Obrascon Huarte Lain SA v AG for Gibraltar approves an interpretation of the notice requirements in the FIDIC Conditions of Contract that may offer contractors greater flexibility as to when they must notify an entitlement (or risk losing it).
FIDIC Conditions of Contract
Under the FIDIC Conditions of Contract for Plant and Design-Build (known as the Yellow Book), a contractor must give notice of a delaying event within 28 days or risk losing its entitlement to an extension of time. This reflects standard practice for international EPC contracts.
Under English law, a properly drafted “notice condition precedent” will be enforceable and can have dramatic consequences for a contractor – in some circumstances leaving the contractor liable for liquidated damages even where the project owner is responsible for the delay.
Under the Yellow Book’s relevant notice clauses (clauses 20.1 (contractor’s claims) and 8.4 (extension of time for completion)), notice must be given within 28 days of any event where the date for completion “is or will be delayed”. This has traditionally been understood to place the burden on a contractor to notify not only an event that has an immediate and measurable impact on the completion date, but also one which will, at some time in the future, have such an impact.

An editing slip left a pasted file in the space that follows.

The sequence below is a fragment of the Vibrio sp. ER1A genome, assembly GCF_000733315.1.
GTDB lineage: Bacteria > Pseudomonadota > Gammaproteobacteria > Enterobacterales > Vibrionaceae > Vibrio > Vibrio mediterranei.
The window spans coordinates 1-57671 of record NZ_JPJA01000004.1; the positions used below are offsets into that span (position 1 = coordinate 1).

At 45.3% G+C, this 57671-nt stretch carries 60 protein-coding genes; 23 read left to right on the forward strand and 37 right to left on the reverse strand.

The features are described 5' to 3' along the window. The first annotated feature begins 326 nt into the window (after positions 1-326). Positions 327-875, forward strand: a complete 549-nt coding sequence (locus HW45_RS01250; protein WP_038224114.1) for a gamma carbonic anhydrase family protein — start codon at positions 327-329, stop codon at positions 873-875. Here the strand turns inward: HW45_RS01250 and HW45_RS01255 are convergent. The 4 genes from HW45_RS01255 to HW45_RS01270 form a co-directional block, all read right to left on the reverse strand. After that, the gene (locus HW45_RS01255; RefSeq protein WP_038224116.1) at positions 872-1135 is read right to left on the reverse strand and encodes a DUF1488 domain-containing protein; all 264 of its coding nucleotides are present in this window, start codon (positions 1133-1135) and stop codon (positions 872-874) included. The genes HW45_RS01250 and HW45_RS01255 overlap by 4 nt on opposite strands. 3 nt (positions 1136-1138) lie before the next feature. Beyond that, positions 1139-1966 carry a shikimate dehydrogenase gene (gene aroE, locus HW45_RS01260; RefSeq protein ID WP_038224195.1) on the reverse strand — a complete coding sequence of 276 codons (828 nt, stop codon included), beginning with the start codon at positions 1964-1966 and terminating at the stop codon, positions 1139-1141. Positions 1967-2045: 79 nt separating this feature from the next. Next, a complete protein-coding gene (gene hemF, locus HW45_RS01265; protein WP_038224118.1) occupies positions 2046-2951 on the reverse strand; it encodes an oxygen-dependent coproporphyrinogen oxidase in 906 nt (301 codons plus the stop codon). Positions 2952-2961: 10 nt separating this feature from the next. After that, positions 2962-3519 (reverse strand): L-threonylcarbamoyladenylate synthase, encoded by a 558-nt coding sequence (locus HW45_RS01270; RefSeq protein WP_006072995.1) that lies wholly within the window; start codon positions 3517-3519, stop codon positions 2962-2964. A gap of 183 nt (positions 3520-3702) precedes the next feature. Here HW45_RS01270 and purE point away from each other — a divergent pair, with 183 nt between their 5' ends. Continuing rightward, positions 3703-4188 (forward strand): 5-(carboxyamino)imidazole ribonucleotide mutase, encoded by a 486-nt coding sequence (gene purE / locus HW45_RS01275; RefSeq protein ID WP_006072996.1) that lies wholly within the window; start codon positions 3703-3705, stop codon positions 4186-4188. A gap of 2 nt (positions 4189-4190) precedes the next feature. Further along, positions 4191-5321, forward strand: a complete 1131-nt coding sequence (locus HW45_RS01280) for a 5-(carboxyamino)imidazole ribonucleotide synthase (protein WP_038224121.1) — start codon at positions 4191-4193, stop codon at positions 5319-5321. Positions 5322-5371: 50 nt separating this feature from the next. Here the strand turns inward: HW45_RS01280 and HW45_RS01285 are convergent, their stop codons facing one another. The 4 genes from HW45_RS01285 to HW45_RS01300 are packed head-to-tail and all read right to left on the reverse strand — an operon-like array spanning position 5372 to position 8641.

Obrascon Huarte Lain SA v AG for Gibraltar
Obrascon Huarte Lain SA v AG for Gibraltar has offered an alternative interpretation of FIDIC’s notice obligation that is more accommodating to contractors and may permit a valid notice to be served at a later date than previously thought. It relates to a road and tunnel project in Gibraltar where the dispute arose under a contract based on the FIDIC Yellow Book.
Clause 20.1 of the Yellow Book provides:
“If the Contractor considers himself to be entitled to any extension of the Time for Completion and/or any additional payment… the Contractor shall give notice to the Engineer, describing the event or circumstances giving rise to the claim. The notice shall be given as soon as practicable, and not later than 28 days after the Contractor became aware, or should have become aware, of the event or circumstance.
If the Contractor fails to give notice of a claim within such period of 28 days, the Time for Completion shall not be extended, the Contractor shall not be entitled to additional payment, and the Employer shall be discharged from all liability in connection with the claim.” (My emphasis added.)